Buying a home after forbearance in Arizona

The past year has been one filled with ups and downs for homeowners. If you lost your job or were furloughed, you may have had trouble paying your mortgage. Fortunately, the CARES Act took care of homeowners, allowing most people to request forbearance so they didn’t have to worry about losing their homes during these tough times.

The good news is you weren’t under any obligation to keep the home that was in forbearance. If you sold it, you may be ready to buy another home.

Sounds easy enough, right? 

There are a few steps you must take before you can buy a home, though.

A forbearance is an agreement to stop your payments for the time being. You can request it for up to one year but in 6-month increments.

If you sell your home in that time, the lender didn’t receive your payments. You must make up the payments from the proceeds of selling the home, just like you would pay any outstanding loan amount. You must prove to future lenders that you made good on the debt.

Prove you Improved your Financial Situation

Here’s the tougher part.

You have to prove you can afford another loan. Since you have a history of forbearance, lenders will naturally be nervous about lending to you. Your credit score probably fell too because lenders report a mortgage forbearance to the credit bureaus. It’s not as damaging as a foreclosure, but it’s still damaging.

Lenders will wonder if you’ll need forbearance again or if you’ll default on your loan. To prevent this, most lenders require a 12-month history of ‘good credit.’

Here’s what that means:

Prove timely housing payments – Even if you’re renting, prove you made the rent payments on time. Ask your landlord for a letter showing your last 12 payments, the due date, and the date you paid.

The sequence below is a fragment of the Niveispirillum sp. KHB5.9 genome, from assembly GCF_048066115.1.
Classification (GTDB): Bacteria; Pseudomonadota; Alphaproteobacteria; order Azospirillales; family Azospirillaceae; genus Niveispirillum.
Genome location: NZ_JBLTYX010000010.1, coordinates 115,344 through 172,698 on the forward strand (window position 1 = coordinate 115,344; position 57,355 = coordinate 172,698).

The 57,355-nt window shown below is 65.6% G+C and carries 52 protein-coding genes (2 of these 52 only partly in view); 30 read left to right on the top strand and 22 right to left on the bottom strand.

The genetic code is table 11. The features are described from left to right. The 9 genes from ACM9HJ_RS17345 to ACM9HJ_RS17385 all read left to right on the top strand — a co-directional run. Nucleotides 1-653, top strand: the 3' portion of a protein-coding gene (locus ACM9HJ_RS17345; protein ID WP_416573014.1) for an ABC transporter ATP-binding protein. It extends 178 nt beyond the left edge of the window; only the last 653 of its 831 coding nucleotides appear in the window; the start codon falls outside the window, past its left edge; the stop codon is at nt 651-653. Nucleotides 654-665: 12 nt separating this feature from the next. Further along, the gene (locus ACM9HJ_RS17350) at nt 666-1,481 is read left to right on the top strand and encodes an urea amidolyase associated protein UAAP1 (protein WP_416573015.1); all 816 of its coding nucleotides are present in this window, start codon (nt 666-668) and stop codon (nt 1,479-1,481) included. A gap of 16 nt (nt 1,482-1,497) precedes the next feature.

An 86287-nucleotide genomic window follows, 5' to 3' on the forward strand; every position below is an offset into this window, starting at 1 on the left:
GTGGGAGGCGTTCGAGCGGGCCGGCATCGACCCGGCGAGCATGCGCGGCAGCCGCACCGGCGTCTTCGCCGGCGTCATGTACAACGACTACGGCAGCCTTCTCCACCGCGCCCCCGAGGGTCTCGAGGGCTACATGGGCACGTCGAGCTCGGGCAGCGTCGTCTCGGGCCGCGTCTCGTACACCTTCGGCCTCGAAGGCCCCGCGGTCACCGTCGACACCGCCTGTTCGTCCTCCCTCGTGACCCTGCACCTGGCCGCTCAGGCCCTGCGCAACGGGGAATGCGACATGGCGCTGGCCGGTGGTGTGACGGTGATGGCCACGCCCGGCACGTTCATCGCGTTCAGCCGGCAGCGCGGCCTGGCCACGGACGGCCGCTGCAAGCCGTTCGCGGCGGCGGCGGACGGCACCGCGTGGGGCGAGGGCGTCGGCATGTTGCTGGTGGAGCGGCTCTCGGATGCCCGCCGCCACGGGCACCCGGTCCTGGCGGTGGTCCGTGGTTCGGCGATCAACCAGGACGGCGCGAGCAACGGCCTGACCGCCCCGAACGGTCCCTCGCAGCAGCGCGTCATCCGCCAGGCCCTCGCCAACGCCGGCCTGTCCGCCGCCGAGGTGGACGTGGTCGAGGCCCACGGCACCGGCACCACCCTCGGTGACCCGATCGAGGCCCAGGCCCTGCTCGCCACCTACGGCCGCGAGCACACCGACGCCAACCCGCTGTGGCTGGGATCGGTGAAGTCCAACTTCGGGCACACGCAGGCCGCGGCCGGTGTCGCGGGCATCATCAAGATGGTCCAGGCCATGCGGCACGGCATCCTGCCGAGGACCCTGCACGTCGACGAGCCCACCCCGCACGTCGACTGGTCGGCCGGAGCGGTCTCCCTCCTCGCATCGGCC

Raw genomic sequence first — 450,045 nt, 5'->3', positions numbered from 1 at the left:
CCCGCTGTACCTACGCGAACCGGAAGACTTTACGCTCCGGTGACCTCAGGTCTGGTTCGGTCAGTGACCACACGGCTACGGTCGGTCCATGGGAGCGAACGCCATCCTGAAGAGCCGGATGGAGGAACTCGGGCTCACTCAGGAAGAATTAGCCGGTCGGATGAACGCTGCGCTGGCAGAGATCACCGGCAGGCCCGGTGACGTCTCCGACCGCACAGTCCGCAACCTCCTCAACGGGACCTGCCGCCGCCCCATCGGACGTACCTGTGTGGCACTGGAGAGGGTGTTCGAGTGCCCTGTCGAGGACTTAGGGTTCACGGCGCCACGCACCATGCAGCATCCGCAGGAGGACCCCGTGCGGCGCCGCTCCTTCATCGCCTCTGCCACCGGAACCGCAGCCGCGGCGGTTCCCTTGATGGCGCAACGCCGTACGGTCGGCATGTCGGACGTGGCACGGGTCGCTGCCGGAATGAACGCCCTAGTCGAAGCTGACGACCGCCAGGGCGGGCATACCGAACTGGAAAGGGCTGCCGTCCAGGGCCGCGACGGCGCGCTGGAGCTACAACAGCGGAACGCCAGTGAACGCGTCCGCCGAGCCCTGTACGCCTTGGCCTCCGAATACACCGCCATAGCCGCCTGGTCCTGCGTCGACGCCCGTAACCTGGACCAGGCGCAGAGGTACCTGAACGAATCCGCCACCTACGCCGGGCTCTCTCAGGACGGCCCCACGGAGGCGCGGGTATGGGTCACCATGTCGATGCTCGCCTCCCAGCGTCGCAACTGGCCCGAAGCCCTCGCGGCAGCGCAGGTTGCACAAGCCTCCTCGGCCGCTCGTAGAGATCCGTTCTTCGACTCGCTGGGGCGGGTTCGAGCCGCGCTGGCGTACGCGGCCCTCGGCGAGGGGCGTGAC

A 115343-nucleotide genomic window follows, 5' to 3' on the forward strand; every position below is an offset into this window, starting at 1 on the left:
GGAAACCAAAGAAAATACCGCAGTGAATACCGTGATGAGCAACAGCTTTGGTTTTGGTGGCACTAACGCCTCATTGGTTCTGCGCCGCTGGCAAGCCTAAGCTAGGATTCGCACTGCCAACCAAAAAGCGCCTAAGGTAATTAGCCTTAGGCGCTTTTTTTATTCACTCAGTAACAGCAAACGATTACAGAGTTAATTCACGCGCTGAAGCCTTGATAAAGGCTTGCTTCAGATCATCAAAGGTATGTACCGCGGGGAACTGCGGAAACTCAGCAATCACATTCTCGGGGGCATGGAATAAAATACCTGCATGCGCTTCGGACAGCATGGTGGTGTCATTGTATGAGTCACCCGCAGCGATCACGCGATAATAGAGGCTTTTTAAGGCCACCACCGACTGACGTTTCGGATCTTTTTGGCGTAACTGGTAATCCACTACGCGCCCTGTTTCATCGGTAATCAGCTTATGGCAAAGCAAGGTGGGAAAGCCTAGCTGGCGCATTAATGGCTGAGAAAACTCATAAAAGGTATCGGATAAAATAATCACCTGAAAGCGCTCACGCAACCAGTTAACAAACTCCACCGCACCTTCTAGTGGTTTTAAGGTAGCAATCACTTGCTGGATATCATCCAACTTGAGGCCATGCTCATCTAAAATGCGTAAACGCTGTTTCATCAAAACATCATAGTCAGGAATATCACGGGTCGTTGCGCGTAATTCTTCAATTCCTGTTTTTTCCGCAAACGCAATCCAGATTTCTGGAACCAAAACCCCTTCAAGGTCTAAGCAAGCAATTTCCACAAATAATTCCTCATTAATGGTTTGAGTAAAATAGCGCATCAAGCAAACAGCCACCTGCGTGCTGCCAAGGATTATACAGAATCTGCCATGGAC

Keep your credit score high – Most lenders report a mortgage forbearance to the credit bureaus. It doesn’t hurt your score as much as a foreclosure, but it may drop. In the 12 months that you establish a solid housing payment history, work on your other credit factors too. 

Save for a down payment – The more money you can put down on a home after mortgage forbearance, the better. Lenders like when you have ‘skin in the game,’ because you’re more likely to make your payments on time so you don’t risk losing your money.

Buying a Home after Mortgage Forbearance is Possible

Buying a home after mortgage forbearance isn’t as hard as it seems. It comes down to proving you are a good financial risk.

The minute you sell your home, work on improving your credit. Lenders want to see that you’re stable and reliable, despite the mortgage forbearance. Mortgage lenders realize times were tough and many people couldn’t prevent using forbearance to get by, but if you’ve improved your financial situation and can prove you can afford a new mortgage, you’re in good shape.

Bottom line: 

Always check with a professional lender before you make financial decisions.  This discussion about buying a home after selling a forbearance home can be different state to state, and also different lenders and investors will have different rules and potentially programs that will fit your needs. So even if you just sold, or you are planning to sell call a couple mortgage brokers and plan accordingly.